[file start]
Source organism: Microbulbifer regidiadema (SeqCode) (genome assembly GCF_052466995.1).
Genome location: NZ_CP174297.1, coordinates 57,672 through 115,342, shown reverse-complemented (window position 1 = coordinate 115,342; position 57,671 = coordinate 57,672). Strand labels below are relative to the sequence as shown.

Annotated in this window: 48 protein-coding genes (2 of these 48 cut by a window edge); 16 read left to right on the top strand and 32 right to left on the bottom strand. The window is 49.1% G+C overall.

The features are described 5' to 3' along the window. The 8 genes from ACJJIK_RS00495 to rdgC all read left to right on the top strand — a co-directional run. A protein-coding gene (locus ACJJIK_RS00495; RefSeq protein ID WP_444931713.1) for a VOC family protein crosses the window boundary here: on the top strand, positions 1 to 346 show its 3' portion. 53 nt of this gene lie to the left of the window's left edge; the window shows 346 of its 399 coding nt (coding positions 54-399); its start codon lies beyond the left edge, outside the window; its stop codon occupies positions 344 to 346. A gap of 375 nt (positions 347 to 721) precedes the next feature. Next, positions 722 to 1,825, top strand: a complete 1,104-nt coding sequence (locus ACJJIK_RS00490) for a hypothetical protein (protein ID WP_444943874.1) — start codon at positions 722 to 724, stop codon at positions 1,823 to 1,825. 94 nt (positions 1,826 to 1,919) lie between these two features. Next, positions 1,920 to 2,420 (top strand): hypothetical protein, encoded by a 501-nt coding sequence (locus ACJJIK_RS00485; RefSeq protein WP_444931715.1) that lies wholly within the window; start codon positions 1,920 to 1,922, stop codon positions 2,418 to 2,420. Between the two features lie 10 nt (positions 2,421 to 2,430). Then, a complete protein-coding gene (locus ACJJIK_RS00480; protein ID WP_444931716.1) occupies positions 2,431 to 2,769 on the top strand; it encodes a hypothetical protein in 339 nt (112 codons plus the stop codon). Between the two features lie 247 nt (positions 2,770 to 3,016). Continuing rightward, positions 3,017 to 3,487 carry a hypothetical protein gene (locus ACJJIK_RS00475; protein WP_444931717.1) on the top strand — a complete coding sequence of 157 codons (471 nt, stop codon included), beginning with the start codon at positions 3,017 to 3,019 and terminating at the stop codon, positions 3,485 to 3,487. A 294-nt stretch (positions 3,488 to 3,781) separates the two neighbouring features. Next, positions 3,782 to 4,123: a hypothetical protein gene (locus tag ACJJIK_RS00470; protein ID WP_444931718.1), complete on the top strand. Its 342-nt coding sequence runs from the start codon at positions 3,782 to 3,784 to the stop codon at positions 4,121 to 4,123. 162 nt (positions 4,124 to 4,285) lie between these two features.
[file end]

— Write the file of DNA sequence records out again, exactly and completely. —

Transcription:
Source organism: Microbulbifer regidiadema (SeqCode) (genome assembly GCF_052466995.1).
Genome location: NZ_CP174297.1, coordinates 57,672 through 115,342, shown reverse-complemented (window position 1 = coordinate 115,342; position 57,671 = coordinate 57,672). Strand labels below are relative to the sequence as shown.

Annotated in this window: 48 protein-coding genes (2 of these 48 cut by a window edge); 16 read left to right on the top strand and 32 right to left on the bottom strand. The window is 49.1% G+C overall.

The features are described 5' to 3' along the window. The 8 genes from ACJJIK_RS00495 to rdgC all read left to right on the top strand — a co-directional run. A protein-coding gene (locus ACJJIK_RS00495; RefSeq protein ID WP_444931713.1) for a VOC family protein crosses the window boundary here: on the top strand, positions 1 to 346 show its 3' portion. 53 nt of this gene lie to the left of the window's left edge; the window shows 346 of its 399 coding nt (coding positions 54-399); its start codon lies beyond the left edge, outside the window; its stop codon occupies positions 344 to 346. A gap of 375 nt (positions 347 to 721) precedes the next feature. Next, positions 722 to 1,825, top strand: a complete 1,104-nt coding sequence (locus ACJJIK_RS00490) for a hypothetical protein (protein ID WP_444943874.1) — start codon at positions 722 to 724, stop codon at positions 1,823 to 1,825. 94 nt (positions 1,826 to 1,919) lie between these two features. Next, positions 1,920 to 2,420 (top strand): hypothetical protein, encoded by a 501-nt coding sequence (locus ACJJIK_RS00485; RefSeq protein WP_444931715.1) that lies wholly within the window; start codon positions 1,920 to 1,922, stop codon positions 2,418 to 2,420. Between the two features lie 10 nt (positions 2,421 to 2,430). Then, a complete protein-coding gene (locus ACJJIK_RS00480; protein ID WP_444931716.1) occupies positions 2,431 to 2,769 on the top strand; it encodes a hypothetical protein in 339 nt (112 codons plus the stop codon). Between the two features lie 247 nt (positions 2,770 to 3,016). Continuing rightward, positions 3,017 to 3,487 carry a hypothetical protein gene (locus ACJJIK_RS00475; protein WP_444931717.1) on the top strand — a complete coding sequence of 157 codons (471 nt, stop codon included), beginning with the start codon at positions 3,017 to 3,019 and terminating at the stop codon, positions 3,485 to 3,487. A 294-nt stretch (positions 3,488 to 3,781) separates the two neighbouring features. Next, positions 3,782 to 4,123: a hypothetical protein gene (locus tag ACJJIK_RS00470; protein ID WP_444931718.1), complete on the top strand. Its 342-nt coding sequence runs from the start codon at positions 3,782 to 3,784 to the stop codon at positions 4,121 to 4,123. 162 nt (positions 4,124 to 4,285) lie between these two features.